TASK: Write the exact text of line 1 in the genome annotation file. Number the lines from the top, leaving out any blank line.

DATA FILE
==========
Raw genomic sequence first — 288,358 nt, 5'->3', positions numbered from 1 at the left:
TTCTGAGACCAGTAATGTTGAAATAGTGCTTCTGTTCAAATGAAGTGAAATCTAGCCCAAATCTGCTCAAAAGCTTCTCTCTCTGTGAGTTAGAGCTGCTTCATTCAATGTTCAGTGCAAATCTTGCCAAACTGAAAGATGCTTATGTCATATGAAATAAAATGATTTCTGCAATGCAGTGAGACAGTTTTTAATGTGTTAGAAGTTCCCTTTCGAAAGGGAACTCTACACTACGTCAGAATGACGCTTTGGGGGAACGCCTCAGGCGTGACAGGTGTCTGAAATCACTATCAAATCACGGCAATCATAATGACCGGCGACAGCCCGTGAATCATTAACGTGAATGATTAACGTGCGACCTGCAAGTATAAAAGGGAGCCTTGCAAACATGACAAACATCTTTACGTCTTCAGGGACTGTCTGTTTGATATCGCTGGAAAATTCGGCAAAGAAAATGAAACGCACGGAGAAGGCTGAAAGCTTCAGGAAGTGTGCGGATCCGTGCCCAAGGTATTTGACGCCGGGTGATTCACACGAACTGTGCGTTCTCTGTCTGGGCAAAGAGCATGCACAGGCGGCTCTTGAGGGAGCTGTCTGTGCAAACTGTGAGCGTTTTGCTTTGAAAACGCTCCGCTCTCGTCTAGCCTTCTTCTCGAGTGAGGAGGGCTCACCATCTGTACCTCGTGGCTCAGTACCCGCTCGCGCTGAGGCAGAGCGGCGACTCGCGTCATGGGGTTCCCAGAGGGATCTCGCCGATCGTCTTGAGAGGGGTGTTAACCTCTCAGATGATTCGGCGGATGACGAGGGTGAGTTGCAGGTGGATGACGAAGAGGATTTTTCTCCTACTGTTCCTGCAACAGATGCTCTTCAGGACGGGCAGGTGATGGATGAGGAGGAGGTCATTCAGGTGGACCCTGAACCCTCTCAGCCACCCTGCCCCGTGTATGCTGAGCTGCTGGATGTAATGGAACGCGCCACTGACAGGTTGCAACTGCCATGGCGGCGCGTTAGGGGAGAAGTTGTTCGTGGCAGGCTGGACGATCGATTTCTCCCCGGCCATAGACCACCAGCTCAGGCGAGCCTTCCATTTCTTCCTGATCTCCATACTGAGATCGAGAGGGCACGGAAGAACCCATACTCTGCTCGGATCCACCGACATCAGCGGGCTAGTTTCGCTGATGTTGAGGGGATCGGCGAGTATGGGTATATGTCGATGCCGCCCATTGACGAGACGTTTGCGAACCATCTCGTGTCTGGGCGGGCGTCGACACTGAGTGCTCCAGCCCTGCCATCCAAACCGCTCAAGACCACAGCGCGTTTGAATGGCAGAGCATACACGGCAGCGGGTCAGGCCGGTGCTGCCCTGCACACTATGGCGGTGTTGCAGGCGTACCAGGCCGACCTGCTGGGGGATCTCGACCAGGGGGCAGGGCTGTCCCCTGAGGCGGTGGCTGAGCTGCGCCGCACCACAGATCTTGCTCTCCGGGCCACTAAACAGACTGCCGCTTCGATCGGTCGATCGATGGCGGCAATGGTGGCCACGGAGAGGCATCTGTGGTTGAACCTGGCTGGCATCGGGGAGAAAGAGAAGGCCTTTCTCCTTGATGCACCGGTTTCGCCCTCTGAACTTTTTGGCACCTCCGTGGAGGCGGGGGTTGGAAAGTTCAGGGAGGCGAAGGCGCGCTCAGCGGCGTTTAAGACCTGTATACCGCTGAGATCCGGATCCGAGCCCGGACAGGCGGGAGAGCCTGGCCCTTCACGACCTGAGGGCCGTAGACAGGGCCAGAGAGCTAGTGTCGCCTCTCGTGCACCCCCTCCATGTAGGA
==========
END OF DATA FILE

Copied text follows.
Raw genomic sequence first — 288,358 nt, 5'->3', positions numbered from 1 at the left: